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Positive Feedback ISSUE 16
november/december 2004


accustic arts

Power 1 integrated

as reviewed by Larry Cox







E.A.R. 509 amplifiers and E.A.R. 864 preamplifier.

Audio Note CD3.1x CD player.

Ensemble Dynaflux and Calrad balanced interconnects. Speaker cables are either Ixos 6003 or Belden 1219A.

API Power Pack. BDR cones.


The Accustic Arts Power 1 integrated amplifier is worthy of attention, even if that attention reveals a detail or two worthy of criticism. The Power 1 may not be an amplifier for the ages, but its performance is very special. Before I get to the details, let me describe the amplifier. At 48 pounds, it is fairly heavy, and though it is only a couple of inches wider than the standard 17-inch component, it takes up some real estate,. I had to place its front feet only partially on my rack to make room for the connections on the back of the amp. As is typical with German products, the fit and finish are quite good. When I opened the amp, I found a tidy layout, with excellent workmanship. It looked like something out of Architectural Digest.

The faceplace sports two knobs, one on each side of the Accustic Arts logo, which is smack dab in the middle. The left knob selects from four sources, source one being balanced only. The right knob is for volume, which can also be controlled by a heavy aluminum remote control. The Power 1 puts out 130 watts into 8 ohms and 190 into 4. The power rating seems conservative. There are two sets of preamp outputs, one XLR, one RCA. An additional Accustic Arts Power 1 can be used to biamp using the balanced outputs, and the RCA outputs can be diverted to feed a powered subwoofer or a sub amp. The amplifier was relatively cool in operation compared to my tubed E.A.R. monoblocks and the ATC SIA 150 amplifier, but in my cramped rack it got a wee bit warm when left on all the time. The unit had no operational hiccups, no on-off thumps or the like.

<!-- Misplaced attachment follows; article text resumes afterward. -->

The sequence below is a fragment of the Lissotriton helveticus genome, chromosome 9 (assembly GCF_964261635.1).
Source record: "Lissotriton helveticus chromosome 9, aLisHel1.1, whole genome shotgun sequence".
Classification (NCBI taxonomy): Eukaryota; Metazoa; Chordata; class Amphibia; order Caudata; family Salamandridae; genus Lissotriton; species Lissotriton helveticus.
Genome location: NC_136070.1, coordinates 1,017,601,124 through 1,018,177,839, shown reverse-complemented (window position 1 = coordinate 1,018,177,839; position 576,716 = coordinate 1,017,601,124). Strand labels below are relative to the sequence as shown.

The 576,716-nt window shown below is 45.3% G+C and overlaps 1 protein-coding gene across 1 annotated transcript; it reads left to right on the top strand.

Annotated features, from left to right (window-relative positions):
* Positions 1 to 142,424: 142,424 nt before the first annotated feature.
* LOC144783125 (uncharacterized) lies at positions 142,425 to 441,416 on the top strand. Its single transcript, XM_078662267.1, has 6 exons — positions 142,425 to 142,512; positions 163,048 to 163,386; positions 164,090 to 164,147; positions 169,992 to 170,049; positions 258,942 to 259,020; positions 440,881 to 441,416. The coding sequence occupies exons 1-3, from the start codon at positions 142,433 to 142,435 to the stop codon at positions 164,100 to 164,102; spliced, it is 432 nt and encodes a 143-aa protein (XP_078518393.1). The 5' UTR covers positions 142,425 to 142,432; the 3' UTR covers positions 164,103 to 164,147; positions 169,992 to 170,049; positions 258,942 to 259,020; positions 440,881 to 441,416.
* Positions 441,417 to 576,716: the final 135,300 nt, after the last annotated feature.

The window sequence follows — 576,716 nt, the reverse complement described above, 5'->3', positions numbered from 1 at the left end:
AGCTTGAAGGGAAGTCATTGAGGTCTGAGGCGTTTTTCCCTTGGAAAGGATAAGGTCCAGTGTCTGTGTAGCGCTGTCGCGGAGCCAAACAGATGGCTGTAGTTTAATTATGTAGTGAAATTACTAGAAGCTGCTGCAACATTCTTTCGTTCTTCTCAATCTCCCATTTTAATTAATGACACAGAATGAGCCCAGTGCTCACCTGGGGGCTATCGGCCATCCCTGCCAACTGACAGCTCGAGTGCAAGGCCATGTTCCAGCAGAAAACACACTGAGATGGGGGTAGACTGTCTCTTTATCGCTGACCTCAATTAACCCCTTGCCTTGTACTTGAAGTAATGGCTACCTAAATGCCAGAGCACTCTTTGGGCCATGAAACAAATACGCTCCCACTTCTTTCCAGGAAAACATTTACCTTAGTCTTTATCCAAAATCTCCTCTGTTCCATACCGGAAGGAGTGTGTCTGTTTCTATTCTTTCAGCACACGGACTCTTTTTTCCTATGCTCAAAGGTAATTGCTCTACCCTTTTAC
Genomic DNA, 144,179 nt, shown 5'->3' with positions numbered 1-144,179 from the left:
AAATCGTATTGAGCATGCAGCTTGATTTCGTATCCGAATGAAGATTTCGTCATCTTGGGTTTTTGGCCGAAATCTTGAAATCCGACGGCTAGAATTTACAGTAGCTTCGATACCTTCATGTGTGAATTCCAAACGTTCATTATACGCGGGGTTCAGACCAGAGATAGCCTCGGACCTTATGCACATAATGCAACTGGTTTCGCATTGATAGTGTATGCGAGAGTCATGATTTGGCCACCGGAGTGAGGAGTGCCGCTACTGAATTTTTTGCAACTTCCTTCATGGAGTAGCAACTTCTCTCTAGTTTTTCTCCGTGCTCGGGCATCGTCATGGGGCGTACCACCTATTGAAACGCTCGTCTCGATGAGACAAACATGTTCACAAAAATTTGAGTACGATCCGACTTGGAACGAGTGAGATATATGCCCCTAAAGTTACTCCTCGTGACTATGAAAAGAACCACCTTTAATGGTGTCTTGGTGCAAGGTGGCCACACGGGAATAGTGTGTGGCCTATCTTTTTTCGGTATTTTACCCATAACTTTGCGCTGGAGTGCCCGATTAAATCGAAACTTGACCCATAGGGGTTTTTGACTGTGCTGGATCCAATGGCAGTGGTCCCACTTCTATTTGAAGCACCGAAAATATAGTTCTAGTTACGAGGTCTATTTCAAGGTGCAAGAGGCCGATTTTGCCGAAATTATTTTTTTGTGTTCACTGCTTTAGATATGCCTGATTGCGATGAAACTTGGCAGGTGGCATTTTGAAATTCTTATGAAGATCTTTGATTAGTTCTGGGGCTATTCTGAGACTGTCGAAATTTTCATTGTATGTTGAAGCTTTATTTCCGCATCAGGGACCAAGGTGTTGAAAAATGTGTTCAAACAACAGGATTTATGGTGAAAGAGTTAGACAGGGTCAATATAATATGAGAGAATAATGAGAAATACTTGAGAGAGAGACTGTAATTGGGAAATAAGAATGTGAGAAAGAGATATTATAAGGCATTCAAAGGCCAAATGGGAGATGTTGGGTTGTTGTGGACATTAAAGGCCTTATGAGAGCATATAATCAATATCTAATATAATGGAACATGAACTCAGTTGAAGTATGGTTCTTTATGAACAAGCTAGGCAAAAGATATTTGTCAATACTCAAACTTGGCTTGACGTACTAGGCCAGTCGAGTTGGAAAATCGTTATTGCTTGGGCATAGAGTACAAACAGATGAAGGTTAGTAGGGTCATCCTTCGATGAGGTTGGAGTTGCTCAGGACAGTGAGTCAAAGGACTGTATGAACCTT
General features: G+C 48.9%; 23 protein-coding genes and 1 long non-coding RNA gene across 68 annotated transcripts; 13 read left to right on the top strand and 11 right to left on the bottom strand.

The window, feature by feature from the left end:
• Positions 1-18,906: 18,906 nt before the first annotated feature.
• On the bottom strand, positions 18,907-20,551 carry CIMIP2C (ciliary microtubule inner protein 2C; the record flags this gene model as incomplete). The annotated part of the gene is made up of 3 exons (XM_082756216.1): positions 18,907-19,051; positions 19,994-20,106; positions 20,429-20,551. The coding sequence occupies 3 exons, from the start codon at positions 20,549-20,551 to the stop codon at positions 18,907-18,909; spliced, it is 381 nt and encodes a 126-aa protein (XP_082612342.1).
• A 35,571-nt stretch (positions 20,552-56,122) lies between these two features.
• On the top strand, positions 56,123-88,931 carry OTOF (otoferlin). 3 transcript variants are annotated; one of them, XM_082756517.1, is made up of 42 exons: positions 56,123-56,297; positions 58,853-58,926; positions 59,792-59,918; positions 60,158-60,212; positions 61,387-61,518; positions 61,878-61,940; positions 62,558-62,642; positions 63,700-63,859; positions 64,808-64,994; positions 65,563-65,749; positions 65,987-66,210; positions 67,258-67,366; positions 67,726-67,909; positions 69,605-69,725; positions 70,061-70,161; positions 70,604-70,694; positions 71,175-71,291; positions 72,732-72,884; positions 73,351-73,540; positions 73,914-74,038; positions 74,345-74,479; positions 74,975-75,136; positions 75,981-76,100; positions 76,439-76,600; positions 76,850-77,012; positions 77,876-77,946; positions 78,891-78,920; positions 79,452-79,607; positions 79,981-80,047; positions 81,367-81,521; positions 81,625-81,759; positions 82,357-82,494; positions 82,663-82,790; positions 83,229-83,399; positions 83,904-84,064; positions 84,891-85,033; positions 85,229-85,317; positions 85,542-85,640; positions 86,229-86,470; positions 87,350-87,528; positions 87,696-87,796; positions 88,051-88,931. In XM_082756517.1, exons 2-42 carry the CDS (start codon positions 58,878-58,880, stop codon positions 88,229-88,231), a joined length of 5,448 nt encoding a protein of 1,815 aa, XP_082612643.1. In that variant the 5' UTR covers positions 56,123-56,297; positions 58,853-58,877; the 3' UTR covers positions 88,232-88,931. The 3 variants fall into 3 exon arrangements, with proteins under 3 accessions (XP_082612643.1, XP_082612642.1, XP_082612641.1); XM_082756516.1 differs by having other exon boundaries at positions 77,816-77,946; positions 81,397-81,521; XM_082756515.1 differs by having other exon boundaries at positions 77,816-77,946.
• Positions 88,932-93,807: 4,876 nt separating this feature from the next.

I was the second reviewer to have this piece, so it was already broken in. Right out of the box, the Power 1 sounded good, though not great. My first impression was that the amp was very refined, very resolving yet retaining a delicate sweetness from the midrange up. This became a lasting impression. Unlike many German audio products, the Power 1 sounded emotionally engaging and sweet rather than harsh and distant. The tubeophilic and solid-state-phobic Francisco Duran liked it much better than the sweet and robust ATC SIA 150, which he also liked.

The sound was open from the bottom to the top. I felt that I could relax into the sound of this amplifier. There was no hint of spittiness or glare, yet plenty of detail and transparency. The Power 1 showed the ATC SIA 150 to be bunching up the bass from the lower 30s to about 80Hz. The German amp delivered more open-sounding bass that sounded more precise in its starts and stops, without adding any extraneous thumps. The ATC, by comparison, was like a less-than-precise pianist who hits extra notes, blurring correct timbre. While the ATC sounded good, the Power 1 was better, as you'd expect with a fifty percent increase in price. The ATC's top end wasn't as open, extended, or detailed.

The Power 1 provided a very high level of resolution in the midrange without trampling the vocal beauty of Mary Black, The Story, Fiona Apple, or Maria Callas, or on male vocals like those of Mark Knopfler or Israel Kamakawiwo‘ole. In this, the Power 1 was nearly unique among the solid state amps I've heard. The Chord 1200B was perhaps a bit cleaner, but a bit of glycerine enveloped its sound. Instead, the Power 1 simultaneously provided the delicacy of a feather and the precision of a laser. The Power 1 produced a velvety, but very precise, 3-D, rendering of vocal nuance, tonality, and warmth. Vocals were presented with precision and emotion—a rare accomplishment, especially for a solid state amplifier.